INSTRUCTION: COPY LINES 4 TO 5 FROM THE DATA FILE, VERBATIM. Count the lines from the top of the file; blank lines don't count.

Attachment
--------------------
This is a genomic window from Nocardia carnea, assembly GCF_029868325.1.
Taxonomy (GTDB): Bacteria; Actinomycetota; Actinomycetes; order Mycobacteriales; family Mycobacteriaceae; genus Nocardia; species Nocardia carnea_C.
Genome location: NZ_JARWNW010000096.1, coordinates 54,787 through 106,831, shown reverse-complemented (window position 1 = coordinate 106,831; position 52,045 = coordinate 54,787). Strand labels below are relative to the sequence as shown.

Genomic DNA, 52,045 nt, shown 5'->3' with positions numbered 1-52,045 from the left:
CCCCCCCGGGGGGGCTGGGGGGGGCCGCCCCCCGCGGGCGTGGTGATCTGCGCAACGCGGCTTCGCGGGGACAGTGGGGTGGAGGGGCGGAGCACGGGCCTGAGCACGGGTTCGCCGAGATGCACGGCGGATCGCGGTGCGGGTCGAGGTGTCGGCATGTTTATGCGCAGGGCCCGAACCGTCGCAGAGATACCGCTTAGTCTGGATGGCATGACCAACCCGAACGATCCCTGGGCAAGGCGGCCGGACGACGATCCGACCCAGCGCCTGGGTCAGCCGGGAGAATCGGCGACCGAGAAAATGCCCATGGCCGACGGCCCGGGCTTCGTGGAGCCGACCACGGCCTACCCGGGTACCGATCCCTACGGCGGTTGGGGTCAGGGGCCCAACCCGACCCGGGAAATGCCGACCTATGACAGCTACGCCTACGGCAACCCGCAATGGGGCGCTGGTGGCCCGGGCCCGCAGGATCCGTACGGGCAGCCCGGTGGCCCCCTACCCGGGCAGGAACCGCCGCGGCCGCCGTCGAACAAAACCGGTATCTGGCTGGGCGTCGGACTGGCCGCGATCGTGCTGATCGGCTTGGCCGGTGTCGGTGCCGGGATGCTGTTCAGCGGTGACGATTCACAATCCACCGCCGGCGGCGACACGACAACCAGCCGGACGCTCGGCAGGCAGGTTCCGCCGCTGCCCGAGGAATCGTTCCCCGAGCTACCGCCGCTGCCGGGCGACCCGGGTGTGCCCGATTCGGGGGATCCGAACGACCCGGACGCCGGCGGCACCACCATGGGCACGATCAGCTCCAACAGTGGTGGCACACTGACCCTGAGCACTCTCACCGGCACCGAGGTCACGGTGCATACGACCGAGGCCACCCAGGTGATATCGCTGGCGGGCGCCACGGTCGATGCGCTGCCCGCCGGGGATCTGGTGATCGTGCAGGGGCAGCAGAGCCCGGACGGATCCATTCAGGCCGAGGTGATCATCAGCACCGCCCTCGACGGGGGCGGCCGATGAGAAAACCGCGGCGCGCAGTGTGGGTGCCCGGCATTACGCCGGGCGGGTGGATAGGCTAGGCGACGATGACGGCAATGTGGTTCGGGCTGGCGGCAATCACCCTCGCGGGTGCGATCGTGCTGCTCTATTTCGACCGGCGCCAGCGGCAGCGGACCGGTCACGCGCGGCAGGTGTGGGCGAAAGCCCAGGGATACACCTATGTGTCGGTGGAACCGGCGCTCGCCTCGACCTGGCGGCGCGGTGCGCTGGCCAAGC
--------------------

Genomic DNA, 52,045 nt, shown 5'->3' with positions numbered 1-52,045 from the left:
CCCCCCCGGGGGGGCTGGGGGGGGCCGCCCCCCGCGGGCGTGGTGATCTGCGCAACGCGGCTTCGCGGGGACAGTGGGGTGGAGGGGCGGAGCACGGGCCTGAGCACGGGTTCGCCGAGATGCACGGCGGATCGCGGTGCGGGTCGAGGTGTCGGCATGTTTATGCGCAGGGCCCGAACCGTCGCAGAGATACCGCTTAGTCTGGATGGCATGACCAACCCGAACGATCCCTGGGCAAGGCGGCCGGACGACGATCCGACCCAGCGCCTGGGTCAGCCGGGAGAATCGGCGACCGAGAAAATGCCCATGGCCGACGGCCCGGGCTTCGTGGAGCCGACCACGGCCTACCCGGGTACCGATCCCTACGGCGGTTGGGGTCAGGGGCCCAACCCGACCCGGGAAATGCCGACCTATGACAGCTACGCCTACGGCAACCCGCAATGGGGCGCTGGTGGCCCGGGCCCGCAGGATCCGTACGGGCAGCCCGGTGGCCCCCTACCCGGGCAGGAACCGCCGCGGCCGCCGTCGAACAAAACCGGTATCTGGCTGGGCGTCGGACTGGCCGCGATCGTGCTGATCGGCTTGGCCGGTGTCGGTGCCGGGATGCTGTTCAGCGGTGACGATTCACAATCCACCGCCGGCGGCGACACGACAACCAGCCGGACGCTCGGCAGGCAGGTTCCGCCGCTGCCCGAGGAATCGTTCCCCGAGCTACCGCCGCTGCCGGGCGACCCGGGTGTGCCCGATTCGGGGGATCCGAACGACCCGGACGCCGGCGGCACCACCATGGGCACGATCAGCTCCAACAGTGGTGGCACACTGACCCTGAGCACTCTCACCGGCACCGAGGTCACGGTGCATACGACCGAGGCCACCCAGGTGATATCGCTGGCGGGCGCCACGGTCGATGCGCTGCCCGCCGGGGATCTGGTGATCGTGCAGGGGCAGCAGAGCCCGGACGGATCCATTCAGGCCGAGGTGATCATCAGCACCGCCCTCGACGGGGGCGGCCGATGAGAAAACCGCGGCGCGCAGTGTGGGTGCCCGGCATTACGCCGGGCGGGTGGATAGGCTAGGCGACGATGACGGCAATGTGGTTCGGGCTGGCGGCAATCACCCTCGCGGGTGCGATCGTGCTGCTCTATTTCGACCGGCGCCAGCGGCAGCGGACCGGTCACGCGCGGCAGGTGTGGGCGAAAGCCCAGGGATACACCTATGTGTCGGTGGAACCGGCGCTCGCCTCGACCTGGCGGCGCGGTGCGCTGGCCAAGC